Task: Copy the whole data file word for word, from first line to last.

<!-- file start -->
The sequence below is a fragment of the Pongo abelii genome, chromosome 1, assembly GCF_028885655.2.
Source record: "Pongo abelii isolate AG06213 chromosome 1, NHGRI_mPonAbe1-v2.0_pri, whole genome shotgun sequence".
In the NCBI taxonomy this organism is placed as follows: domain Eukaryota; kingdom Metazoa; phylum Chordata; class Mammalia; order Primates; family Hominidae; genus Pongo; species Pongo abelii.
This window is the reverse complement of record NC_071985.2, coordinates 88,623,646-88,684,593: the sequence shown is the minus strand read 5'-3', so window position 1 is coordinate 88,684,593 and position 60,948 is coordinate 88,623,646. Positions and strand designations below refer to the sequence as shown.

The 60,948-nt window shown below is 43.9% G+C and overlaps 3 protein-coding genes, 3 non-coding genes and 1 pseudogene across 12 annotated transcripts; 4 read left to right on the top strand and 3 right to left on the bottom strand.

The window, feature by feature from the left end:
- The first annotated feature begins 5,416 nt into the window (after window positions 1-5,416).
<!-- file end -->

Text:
The sequence below is a fragment of the Pongo abelii genome, chromosome 1, assembly GCF_028885655.2.
Source record: "Pongo abelii isolate AG06213 chromosome 1, NHGRI_mPonAbe1-v2.0_pri, whole genome shotgun sequence".
In the NCBI taxonomy this organism is placed as follows: domain Eukaryota; kingdom Metazoa; phylum Chordata; class Mammalia; order Primates; family Hominidae; genus Pongo; species Pongo abelii.
This window is the reverse complement of record NC_071985.2, coordinates 88,623,646-88,684,593: the sequence shown is the minus strand read 5'-3', so window position 1 is coordinate 88,684,593 and position 60,948 is coordinate 88,623,646. Positions and strand designations below refer to the sequence as shown.

The 60,948-nt window shown below is 43.9% G+C and overlaps 3 protein-coding genes, 3 non-coding genes and 1 pseudogene across 12 annotated transcripts; 4 read left to right on the top strand and 3 right to left on the bottom strand.

The window, feature by feature from the left end:
- The first annotated feature begins 5,416 nt into the window (after window positions 1-5,416).